Scott Gardner
Scott Gardner

The Incredible True Tale of One Wild Afternoon on Canada’s Best Northern Pike Water

Best. Day. Ever.

An incomparable eight hours of fishing in Canada's north

Scott Gardner
Scott Gardner

3:24 P.M.

Being less keen to fly fish than the rest of us, Lynn had earlier settled in at the stern to use his spinning rod all day, the sly fox. While fly fishing is an exceptionally fun way to tackle big northerns, it’s rarely as efficient as spinning gear. Moments after entering what looks like a pretty improbable pike hole, Lynn is on again, and it’s a serious fish.

We’re back in the river in what Pat calls Steve Quinn’s Bay, named for the long-time In-Fisherman writer who had some luck there on a previous visit. I would have called it Steve Quinn Slough, since it’s barely 40 feet wide and heavily weeded. And because it’s out of the wind, the bay is also heavily infested with mosquitoes. It feels more like a Florida alligator ditch, and from the way Lynn’s rod is bent and throbbing, maybe that’s what he has on (above). What finally emerges is the largest thing I’ve ever seen come out of freshwater—a great kraken of a pike, a fraction less than four feet long, with a head like a German shepherd (below).

Scott Gardner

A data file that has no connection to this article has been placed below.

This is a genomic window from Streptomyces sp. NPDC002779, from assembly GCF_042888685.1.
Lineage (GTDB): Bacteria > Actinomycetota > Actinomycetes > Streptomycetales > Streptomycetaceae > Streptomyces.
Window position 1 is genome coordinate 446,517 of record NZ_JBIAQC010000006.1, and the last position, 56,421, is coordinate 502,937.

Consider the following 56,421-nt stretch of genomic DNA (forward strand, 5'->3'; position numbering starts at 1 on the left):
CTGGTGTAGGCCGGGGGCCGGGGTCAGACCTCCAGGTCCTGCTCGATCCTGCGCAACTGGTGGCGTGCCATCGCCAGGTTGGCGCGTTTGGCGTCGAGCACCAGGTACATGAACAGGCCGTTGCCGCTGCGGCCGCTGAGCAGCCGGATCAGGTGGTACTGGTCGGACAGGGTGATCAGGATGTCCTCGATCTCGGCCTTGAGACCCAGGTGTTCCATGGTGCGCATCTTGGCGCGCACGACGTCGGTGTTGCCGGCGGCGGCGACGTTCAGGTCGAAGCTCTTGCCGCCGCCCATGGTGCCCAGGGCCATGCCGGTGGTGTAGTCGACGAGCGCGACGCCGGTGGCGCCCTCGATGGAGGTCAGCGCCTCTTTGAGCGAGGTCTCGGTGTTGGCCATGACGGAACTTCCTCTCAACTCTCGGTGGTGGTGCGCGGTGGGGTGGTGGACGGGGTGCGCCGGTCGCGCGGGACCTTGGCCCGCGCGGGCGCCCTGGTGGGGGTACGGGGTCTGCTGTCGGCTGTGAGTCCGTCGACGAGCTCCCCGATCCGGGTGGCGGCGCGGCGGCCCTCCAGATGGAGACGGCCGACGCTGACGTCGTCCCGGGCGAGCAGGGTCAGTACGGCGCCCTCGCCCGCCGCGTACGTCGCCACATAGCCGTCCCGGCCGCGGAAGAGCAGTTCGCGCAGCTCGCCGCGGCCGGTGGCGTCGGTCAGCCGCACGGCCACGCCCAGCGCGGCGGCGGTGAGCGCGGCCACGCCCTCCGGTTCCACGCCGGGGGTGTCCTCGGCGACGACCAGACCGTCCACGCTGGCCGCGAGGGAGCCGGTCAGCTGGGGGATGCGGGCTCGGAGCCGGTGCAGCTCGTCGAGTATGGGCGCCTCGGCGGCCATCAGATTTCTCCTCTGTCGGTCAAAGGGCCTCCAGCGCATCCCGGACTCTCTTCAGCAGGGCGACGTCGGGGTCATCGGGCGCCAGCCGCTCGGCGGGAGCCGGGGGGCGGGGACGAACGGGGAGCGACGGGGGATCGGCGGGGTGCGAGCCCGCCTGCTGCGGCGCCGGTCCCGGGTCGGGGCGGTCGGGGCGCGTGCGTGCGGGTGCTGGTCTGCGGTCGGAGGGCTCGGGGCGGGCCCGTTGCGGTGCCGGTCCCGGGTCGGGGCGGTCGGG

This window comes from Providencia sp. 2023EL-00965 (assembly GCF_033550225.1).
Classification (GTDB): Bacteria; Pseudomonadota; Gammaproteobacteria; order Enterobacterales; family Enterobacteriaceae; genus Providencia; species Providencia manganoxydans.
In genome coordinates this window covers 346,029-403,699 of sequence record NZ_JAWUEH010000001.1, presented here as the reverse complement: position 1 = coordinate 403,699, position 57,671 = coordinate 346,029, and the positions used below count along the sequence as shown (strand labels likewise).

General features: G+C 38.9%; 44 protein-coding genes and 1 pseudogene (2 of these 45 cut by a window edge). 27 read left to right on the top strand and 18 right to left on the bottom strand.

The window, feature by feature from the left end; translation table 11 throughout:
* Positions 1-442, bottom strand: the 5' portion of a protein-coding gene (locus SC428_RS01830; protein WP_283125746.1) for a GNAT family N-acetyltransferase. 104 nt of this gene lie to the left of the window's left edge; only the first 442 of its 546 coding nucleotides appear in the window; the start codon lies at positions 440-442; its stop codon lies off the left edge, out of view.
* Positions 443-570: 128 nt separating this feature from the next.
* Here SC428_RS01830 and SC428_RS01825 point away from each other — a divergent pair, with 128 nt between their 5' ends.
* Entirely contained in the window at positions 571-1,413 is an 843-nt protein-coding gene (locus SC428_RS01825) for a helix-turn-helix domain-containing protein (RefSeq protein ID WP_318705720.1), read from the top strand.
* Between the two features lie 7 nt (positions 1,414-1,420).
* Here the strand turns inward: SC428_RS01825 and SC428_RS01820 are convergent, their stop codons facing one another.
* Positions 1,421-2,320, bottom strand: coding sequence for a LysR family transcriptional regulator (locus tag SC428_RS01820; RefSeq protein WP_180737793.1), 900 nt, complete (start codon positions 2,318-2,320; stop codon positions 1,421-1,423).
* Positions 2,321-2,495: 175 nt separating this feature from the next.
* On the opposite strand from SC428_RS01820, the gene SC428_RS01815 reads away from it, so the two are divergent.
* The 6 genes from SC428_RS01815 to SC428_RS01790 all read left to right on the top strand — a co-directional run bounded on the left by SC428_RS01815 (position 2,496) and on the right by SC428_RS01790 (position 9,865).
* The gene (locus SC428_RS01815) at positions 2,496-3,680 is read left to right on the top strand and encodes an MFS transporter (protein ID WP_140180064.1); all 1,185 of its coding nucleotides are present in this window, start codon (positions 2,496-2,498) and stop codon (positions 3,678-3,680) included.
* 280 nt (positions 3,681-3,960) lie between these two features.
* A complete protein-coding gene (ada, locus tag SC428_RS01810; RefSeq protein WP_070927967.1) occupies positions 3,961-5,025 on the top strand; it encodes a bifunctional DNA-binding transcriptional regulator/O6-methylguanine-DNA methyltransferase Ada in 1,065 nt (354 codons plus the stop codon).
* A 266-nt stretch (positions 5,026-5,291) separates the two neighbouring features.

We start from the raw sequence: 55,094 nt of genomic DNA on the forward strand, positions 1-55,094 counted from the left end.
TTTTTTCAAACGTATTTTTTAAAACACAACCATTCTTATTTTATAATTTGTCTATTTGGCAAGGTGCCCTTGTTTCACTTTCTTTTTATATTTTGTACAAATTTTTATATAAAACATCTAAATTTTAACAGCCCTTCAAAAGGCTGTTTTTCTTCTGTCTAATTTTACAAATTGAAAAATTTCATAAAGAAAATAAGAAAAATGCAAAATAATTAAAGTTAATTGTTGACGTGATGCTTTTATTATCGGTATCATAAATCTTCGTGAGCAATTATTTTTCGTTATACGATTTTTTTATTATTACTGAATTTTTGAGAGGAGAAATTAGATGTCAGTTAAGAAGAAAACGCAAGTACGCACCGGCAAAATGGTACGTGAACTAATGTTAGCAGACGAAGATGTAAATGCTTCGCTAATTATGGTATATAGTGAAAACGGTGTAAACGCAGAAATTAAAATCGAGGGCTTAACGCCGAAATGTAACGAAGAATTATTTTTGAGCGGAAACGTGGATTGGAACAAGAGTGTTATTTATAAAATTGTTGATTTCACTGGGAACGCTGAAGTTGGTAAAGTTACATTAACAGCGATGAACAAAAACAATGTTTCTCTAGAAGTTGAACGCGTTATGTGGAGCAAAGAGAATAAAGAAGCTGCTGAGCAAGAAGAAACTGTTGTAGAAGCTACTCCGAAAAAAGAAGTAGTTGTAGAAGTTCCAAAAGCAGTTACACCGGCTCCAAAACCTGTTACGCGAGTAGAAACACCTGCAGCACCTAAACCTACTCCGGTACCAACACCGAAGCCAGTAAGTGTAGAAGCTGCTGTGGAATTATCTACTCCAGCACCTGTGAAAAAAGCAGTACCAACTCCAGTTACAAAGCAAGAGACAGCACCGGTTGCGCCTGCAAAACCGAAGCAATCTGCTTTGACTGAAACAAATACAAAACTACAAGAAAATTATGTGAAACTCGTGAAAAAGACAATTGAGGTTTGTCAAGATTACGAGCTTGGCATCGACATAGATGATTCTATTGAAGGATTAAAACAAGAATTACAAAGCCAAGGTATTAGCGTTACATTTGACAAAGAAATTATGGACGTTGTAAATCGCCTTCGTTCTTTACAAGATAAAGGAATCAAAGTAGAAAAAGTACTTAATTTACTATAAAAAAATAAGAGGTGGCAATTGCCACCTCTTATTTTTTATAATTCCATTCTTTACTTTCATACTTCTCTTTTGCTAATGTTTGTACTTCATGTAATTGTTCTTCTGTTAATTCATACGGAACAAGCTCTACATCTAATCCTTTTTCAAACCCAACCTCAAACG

Scott Gardner

As Pat frees the monster, he displays both courage and his devotion to these magnificent fish. Even using a long-handled hook remover, he still has to put most of his forearm down into the fish’s mouth to retrieve the small lure, risking a severe mangling if the beast escapes the jaw-spreaders and clamps down. The moment also reinforces the wisdom of the lodge’s strict barbless policy, which results in a pike mortality rate of near zero.

Scott Gardner
Scott Gardner

4:06 P.M.

Using a four-inch swimbait, Dan hooks and lands a 40-inch pike about two boat lengths away from the last fish (above). This run of big northerns is so stunning that Dan, a garrulous and entertaining raconteur, is at a loss for words.

Scott Gardner
Scott Gardner

4:18 P.M.

Just upstream from the Steve Quinn’s Bay mutant-fish factory, two river branches meet in a spot called the Confluence. Many parts of the Cree have been difficult for me to read, but this is a classically fishy-looking spot. And Jake, who grew up fishing the rivers of Vermont, can see it too. With the boat holding in a back eddy, he stands at the bow and lays one of his saltwater flies at the edge of the swift water. On his second cast, there’s a coppery-green flash in the tumbling water, and he’s into another big one. With the boulders, current and deadfall, it’s a difficult spot to manage a log-sized fish. But this time Jake plays it patiently and perfectly, and is rewarded with his first true trophy—a 40-inch, bull-shouldered northern.

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